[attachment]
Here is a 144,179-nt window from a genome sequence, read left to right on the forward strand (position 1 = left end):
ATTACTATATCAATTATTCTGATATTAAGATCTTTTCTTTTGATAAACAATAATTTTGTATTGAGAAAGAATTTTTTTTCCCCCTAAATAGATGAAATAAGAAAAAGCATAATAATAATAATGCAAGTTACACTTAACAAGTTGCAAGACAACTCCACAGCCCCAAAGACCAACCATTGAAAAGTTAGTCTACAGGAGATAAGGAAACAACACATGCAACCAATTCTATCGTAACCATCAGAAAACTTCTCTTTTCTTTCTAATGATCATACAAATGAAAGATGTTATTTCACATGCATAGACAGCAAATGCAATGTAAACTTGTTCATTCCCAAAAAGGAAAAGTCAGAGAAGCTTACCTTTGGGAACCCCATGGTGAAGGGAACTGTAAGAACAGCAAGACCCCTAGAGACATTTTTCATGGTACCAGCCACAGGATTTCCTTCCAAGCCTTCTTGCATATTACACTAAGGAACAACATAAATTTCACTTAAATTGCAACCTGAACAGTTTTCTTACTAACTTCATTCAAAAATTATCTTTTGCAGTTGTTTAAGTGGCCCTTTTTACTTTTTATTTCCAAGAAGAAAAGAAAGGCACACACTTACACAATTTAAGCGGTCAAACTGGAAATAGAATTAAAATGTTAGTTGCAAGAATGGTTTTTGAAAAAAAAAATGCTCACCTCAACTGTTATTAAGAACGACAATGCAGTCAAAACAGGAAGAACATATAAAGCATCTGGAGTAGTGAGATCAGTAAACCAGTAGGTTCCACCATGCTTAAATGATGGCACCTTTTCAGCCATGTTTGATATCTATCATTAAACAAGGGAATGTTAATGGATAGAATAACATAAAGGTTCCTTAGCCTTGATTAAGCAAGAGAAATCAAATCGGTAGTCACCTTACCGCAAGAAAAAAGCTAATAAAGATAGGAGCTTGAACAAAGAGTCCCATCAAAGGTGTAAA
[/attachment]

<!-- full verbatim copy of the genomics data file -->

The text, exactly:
Here is a 144,179-nt window from a genome sequence, read left to right on the forward strand (position 1 = left end):
ATTACTATATCAATTATTCTGATATTAAGATCTTTTCTTTTGATAAACAATAATTTTGTATTGAGAAAGAATTTTTTTTCCCCCTAAATAGATGAAATAAGAAAAAGCATAATAATAATAATGCAAGTTACACTTAACAAGTTGCAAGACAACTCCACAGCCCCAAAGACCAACCATTGAAAAGTTAGTCTACAGGAGATAAGGAAACAACACATGCAACCAATTCTATCGTAACCATCAGAAAACTTCTCTTTTCTTTCTAATGATCATACAAATGAAAGATGTTATTTCACATGCATAGACAGCAAATGCAATGTAAACTTGTTCATTCCCAAAAAGGAAAAGTCAGAGAAGCTTACCTTTGGGAACCCCATGGTGAAGGGAACTGTAAGAACAGCAAGACCCCTAGAGACATTTTTCATGGTACCAGCCACAGGATTTCCTTCCAAGCCTTCTTGCATATTACACTAAGGAACAACATAAATTTCACTTAAATTGCAACCTGAACAGTTTTCTTACTAACTTCATTCAAAAATTATCTTTTGCAGTTGTTTAAGTGGCCCTTTTTACTTTTTATTTCCAAGAAGAAAAGAAAGGCACACACTTACACAATTTAAGCGGTCAAACTGGAAATAGAATTAAAATGTTAGTTGCAAGAATGGTTTTTGAAAAAAAAAATGCTCACCTCAACTGTTATTAAGAACGACAATGCAGTCAAAACAGGAAGAACATATAAAGCATCTGGAGTAGTGAGATCAGTAAACCAGTAGGTTCCACCATGCTTAAATGATGGCACCTTTTCAGCCATGTTTGATATCTATCATTAAACAAGGGAATGTTAATGGATAGAATAACATAAAGGTTCCTTAGCCTTGATTAAGCAAGAGAAATCAAATCGGTAGTCACCTTACCGCAAGAAAAAAGCTAATAAAGATAGGAGCTTGAACAAAGAGTCCCATCAAAGGTGTAAA